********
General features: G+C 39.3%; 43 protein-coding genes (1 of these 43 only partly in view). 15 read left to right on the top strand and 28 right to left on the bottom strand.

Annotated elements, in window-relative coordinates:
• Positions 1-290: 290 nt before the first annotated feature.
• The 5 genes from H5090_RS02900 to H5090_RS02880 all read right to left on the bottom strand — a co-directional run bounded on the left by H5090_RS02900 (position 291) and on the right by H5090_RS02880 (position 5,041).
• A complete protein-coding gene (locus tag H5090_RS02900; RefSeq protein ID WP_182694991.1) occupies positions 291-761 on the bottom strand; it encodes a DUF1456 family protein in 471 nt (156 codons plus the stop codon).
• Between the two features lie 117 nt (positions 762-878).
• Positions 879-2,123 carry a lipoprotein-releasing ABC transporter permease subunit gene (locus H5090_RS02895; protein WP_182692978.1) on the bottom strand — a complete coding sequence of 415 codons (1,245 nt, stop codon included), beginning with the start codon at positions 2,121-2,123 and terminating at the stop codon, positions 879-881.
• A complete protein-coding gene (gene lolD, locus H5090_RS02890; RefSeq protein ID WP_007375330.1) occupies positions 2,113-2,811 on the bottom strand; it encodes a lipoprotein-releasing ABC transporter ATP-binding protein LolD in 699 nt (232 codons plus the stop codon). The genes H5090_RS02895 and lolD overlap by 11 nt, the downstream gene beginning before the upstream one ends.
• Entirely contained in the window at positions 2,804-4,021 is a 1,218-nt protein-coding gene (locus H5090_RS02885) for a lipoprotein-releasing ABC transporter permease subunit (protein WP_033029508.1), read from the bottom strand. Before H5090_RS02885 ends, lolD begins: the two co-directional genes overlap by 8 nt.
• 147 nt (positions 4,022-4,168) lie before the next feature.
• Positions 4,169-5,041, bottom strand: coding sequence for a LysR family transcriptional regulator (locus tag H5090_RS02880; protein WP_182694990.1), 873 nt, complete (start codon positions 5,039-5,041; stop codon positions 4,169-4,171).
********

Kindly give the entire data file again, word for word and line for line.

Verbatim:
General features: G+C 39.3%; 43 protein-coding genes (1 of these 43 only partly in view). 15 read left to right on the top strand and 28 right to left on the bottom strand.

Annotated elements, in window-relative coordinates:
• Positions 1-290: 290 nt before the first annotated feature.
• The 5 genes from H5090_RS02900 to H5090_RS02880 all read right to left on the bottom strand — a co-directional run bounded on the left by H5090_RS02900 (position 291) and on the right by H5090_RS02880 (position 5,041).
• A complete protein-coding gene (locus tag H5090_RS02900; RefSeq protein ID WP_182694991.1) occupies positions 291-761 on the bottom strand; it encodes a DUF1456 family protein in 471 nt (156 codons plus the stop codon).
• Between the two features lie 117 nt (positions 762-878).
• Positions 879-2,123 carry a lipoprotein-releasing ABC transporter permease subunit gene (locus H5090_RS02895; protein WP_182692978.1) on the bottom strand — a complete coding sequence of 415 codons (1,245 nt, stop codon included), beginning with the start codon at positions 2,121-2,123 and terminating at the stop codon, positions 879-881.
• A complete protein-coding gene (gene lolD, locus H5090_RS02890; RefSeq protein ID WP_007375330.1) occupies positions 2,113-2,811 on the bottom strand; it encodes a lipoprotein-releasing ABC transporter ATP-binding protein LolD in 699 nt (232 codons plus the stop codon). The genes H5090_RS02895 and lolD overlap by 11 nt, the downstream gene beginning before the upstream one ends.
• Entirely contained in the window at positions 2,804-4,021 is a 1,218-nt protein-coding gene (locus H5090_RS02885) for a lipoprotein-releasing ABC transporter permease subunit (protein WP_033029508.1), read from the bottom strand. Before H5090_RS02885 ends, lolD begins: the two co-directional genes overlap by 8 nt.
• 147 nt (positions 4,022-4,168) lie before the next feature.
• Positions 4,169-5,041, bottom strand: coding sequence for a LysR family transcriptional regulator (locus tag H5090_RS02880; protein WP_182694990.1), 873 nt, complete (start codon positions 5,039-5,041; stop codon positions 4,169-4,171).